What parents need to know now about the new Social Host Laws
After battling six lawsuits over more than four-and-a-half years after throwing a BYOB party, a family is free from litigation by their guests. In a ruling with potential for far-reaching impact on Massachusetts’ Social Host civil statute, the state’s Supreme Judicial Court ruled against “extending a duty of care to an underage host who does not supply alcohol to underage guests, but provides a location where they are permitted to consume it.”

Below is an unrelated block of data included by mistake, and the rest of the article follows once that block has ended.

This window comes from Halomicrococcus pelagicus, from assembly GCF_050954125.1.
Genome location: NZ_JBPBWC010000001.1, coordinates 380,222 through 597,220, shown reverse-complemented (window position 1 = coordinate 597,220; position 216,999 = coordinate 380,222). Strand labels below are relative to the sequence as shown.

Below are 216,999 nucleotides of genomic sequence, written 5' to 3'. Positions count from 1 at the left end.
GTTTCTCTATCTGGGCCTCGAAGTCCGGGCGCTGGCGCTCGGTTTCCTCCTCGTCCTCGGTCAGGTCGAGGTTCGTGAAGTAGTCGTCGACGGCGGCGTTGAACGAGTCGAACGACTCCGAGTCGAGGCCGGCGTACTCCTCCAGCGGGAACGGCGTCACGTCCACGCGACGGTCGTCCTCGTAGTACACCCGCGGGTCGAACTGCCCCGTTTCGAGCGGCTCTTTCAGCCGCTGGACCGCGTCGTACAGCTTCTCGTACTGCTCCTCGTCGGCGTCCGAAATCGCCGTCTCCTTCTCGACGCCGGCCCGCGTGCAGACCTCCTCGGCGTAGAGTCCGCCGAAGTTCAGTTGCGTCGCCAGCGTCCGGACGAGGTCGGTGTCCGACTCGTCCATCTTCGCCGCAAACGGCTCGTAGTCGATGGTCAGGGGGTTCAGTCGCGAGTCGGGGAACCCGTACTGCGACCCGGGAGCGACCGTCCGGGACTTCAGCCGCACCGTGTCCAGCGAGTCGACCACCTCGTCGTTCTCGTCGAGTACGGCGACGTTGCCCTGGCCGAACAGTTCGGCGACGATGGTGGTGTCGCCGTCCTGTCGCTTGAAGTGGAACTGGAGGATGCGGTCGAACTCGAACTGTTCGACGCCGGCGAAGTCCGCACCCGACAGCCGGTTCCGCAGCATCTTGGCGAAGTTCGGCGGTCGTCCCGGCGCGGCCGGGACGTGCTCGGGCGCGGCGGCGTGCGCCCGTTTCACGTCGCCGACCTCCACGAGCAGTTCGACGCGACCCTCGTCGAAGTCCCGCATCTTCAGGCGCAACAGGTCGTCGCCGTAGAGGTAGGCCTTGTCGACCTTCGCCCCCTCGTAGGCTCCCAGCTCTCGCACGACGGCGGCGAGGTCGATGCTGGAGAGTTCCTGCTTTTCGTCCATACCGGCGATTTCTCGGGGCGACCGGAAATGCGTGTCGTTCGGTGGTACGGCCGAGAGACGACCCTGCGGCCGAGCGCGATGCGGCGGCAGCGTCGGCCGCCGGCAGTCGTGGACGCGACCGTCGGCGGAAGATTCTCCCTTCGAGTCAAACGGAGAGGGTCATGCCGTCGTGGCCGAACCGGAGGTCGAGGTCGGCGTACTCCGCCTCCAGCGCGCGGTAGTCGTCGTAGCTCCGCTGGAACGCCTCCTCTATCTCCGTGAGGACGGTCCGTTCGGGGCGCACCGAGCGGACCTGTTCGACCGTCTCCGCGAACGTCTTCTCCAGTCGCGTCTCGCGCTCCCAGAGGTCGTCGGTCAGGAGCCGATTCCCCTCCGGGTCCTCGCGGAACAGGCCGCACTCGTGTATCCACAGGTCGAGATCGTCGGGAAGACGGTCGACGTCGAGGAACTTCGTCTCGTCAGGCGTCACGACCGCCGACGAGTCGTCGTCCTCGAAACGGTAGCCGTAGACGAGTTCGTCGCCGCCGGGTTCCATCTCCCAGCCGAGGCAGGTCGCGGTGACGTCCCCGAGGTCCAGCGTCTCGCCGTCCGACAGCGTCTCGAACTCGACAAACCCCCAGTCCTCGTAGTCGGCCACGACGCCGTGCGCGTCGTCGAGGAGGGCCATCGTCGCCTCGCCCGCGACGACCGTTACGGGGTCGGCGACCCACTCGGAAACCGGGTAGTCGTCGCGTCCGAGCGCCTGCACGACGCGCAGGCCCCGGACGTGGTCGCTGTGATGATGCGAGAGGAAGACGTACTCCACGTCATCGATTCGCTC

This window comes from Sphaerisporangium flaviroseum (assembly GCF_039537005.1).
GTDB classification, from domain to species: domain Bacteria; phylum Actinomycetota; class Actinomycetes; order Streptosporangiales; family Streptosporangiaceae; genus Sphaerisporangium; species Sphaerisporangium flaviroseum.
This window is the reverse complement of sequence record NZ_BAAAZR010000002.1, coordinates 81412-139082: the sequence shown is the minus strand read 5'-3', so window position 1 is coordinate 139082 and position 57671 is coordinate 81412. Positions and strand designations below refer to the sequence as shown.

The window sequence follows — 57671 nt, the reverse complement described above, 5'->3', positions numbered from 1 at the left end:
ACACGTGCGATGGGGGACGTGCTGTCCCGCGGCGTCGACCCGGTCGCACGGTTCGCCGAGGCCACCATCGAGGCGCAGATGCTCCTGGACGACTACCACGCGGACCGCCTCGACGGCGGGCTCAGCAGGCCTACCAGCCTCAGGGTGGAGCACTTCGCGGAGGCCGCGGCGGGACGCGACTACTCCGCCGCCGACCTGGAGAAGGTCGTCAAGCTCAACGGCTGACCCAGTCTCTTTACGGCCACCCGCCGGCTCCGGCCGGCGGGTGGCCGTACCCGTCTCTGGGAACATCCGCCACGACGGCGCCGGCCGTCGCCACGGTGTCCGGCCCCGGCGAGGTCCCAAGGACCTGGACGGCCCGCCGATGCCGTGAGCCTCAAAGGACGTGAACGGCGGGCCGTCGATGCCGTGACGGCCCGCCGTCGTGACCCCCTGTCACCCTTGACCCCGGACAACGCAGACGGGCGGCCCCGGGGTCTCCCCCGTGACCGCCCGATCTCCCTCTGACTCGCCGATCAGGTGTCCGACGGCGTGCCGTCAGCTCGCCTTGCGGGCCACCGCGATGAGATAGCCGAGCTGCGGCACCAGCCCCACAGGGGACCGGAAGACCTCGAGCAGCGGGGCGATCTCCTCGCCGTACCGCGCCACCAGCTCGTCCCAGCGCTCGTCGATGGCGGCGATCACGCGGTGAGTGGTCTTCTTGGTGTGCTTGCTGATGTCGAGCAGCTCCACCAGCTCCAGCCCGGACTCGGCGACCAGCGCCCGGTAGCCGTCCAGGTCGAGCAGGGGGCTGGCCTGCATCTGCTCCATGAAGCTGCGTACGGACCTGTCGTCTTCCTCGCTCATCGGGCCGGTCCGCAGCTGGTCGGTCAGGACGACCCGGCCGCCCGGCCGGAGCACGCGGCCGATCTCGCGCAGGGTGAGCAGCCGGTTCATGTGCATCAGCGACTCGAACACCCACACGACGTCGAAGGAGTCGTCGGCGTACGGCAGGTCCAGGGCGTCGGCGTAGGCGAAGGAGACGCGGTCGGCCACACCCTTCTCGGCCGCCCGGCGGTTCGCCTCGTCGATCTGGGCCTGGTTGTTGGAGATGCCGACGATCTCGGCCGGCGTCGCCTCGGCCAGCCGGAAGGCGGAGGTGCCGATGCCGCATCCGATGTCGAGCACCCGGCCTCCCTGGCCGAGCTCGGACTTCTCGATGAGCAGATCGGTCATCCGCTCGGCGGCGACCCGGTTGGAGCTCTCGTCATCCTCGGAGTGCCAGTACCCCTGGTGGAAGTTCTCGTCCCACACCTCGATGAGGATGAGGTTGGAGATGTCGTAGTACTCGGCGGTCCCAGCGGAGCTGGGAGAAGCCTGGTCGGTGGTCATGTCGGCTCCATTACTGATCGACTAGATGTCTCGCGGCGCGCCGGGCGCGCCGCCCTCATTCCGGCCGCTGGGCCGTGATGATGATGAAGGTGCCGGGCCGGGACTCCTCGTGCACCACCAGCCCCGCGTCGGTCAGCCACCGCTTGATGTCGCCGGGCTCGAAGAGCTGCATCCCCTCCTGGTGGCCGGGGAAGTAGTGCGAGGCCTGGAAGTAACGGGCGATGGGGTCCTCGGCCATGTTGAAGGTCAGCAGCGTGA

In other words, when Jessica Simpson (not the singer) threw a BYOB party on July 2, 2007, she avoided civil lability because she didn’t provide the alcohol. Her guests, Rachel Juliano, then 16, and her date, Christian Dunbar, then 19, drank the alcohol Dunbar provided. He drove away from the party and into a utility pole, injuring both. Juliano and her parents initiated a lawsuit against Simpson and her father.
Note that this ruling has no effect on the current criminal statutes against allowing minors to drink on your property, and its impact on civil liability is limited to minor hosts.
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